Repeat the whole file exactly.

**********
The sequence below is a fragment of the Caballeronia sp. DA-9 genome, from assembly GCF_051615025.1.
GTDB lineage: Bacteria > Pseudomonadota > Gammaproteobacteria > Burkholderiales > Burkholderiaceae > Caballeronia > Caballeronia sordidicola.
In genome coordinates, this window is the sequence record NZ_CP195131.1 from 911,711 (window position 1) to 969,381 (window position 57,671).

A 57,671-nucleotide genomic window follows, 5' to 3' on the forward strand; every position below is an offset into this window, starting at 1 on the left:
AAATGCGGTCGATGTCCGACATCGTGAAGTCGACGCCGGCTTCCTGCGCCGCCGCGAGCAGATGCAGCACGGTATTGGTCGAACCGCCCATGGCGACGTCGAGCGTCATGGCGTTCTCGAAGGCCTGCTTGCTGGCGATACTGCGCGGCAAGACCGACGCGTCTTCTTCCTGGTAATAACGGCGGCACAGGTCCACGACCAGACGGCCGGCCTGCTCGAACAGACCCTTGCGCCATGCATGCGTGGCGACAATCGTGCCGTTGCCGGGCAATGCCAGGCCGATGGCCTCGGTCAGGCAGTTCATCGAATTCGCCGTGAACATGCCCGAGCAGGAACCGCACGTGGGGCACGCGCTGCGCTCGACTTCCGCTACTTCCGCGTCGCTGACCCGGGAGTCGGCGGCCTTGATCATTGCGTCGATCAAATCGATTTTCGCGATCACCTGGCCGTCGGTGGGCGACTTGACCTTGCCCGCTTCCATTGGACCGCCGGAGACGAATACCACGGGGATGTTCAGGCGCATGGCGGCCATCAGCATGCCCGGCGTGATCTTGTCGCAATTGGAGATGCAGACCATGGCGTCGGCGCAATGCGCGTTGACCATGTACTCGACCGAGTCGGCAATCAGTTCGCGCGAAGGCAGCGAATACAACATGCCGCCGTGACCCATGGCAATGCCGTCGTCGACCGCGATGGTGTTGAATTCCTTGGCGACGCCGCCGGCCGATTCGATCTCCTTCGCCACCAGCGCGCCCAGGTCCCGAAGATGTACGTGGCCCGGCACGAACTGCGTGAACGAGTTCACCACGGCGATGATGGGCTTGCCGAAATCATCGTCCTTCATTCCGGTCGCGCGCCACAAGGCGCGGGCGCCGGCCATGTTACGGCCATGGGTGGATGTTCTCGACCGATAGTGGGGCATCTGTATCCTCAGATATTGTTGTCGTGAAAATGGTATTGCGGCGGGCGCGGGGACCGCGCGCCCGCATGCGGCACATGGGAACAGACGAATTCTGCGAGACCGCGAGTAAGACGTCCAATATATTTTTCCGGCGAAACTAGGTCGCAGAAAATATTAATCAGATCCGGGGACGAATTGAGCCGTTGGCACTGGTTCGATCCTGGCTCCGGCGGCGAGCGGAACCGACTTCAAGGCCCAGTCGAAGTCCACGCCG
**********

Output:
The sequence below is a fragment of the Caballeronia sp. DA-9 genome, from assembly GCF_051615025.1.
GTDB lineage: Bacteria > Pseudomonadota > Gammaproteobacteria > Burkholderiales > Burkholderiaceae > Caballeronia > Caballeronia sordidicola.
In genome coordinates, this window is the sequence record NZ_CP195131.1 from 911,711 (window position 1) to 969,381 (window position 57,671).

A 57,671-nucleotide genomic window follows, 5' to 3' on the forward strand; every position below is an offset into this window, starting at 1 on the left:
AAATGCGGTCGATGTCCGACATCGTGAAGTCGACGCCGGCTTCCTGCGCCGCCGCGAGCAGATGCAGCACGGTATTGGTCGAACCGCCCATGGCGACGTCGAGCGTCATGGCGTTCTCGAAGGCCTGCTTGCTGGCGATACTGCGCGGCAAGACCGACGCGTCTTCTTCCTGGTAATAACGGCGGCACAGGTCCACGACCAGACGGCCGGCCTGCTCGAACAGACCCTTGCGCCATGCATGCGTGGCGACAATCGTGCCGTTGCCGGGCAATGCCAGGCCGATGGCCTCGGTCAGGCAGTTCATCGAATTCGCCGTGAACATGCCCGAGCAGGAACCGCACGTGGGGCACGCGCTGCGCTCGACTTCCGCTACTTCCGCGTCGCTGACCCGGGAGTCGGCGGCCTTGATCATTGCGTCGATCAAATCGATTTTCGCGATCACCTGGCCGTCGGTGGGCGACTTGACCTTGCCCGCTTCCATTGGACCGCCGGAGACGAATACCACGGGGATGTTCAGGCGCATGGCGGCCATCAGCATGCCCGGCGTGATCTTGTCGCAATTGGAGATGCAGACCATGGCGTCGGCGCAATGCGCGTTGACCATGTACTCGACCGAGTCGGCAATCAGTTCGCGCGAAGGCAGCGAATACAACATGCCGCCGTGACCCATGGCAATGCCGTCGTCGACCGCGATGGTGTTGAATTCCTTGGCGACGCCGCCGGCCGATTCGATCTCCTTCGCCACCAGCGCGCCCAGGTCCCGAAGATGTACGTGGCCCGGCACGAACTGCGTGAACGAGTTCACCACGGCGATGATGGGCTTGCCGAAATCATCGTCCTTCATTCCGGTCGCGCGCCACAAGGCGCGGGCGCCGGCCATGTTACGGCCATGGGTGGATGTTCTCGACCGATAGTGGGGCATCTGTATCCTCAGATATTGTTGTCGTGAAAATGGTATTGCGGCGGGCGCGGGGACCGCGCGCCCGCATGCGGCACATGGGAACAGACGAATTCTGCGAGACCGCGAGTAAGACGTCCAATATATTTTTCCGGCGAAACTAGGTCGCAGAAAATATTAATCAGATCCGGGGACGAATTGAGCCGTTGGCACTGGTTCGATCCTGGCTCCGGCGGCGAGCGGAACCGACTTCAAGGCCCAGTCGAAGTCCACGCCG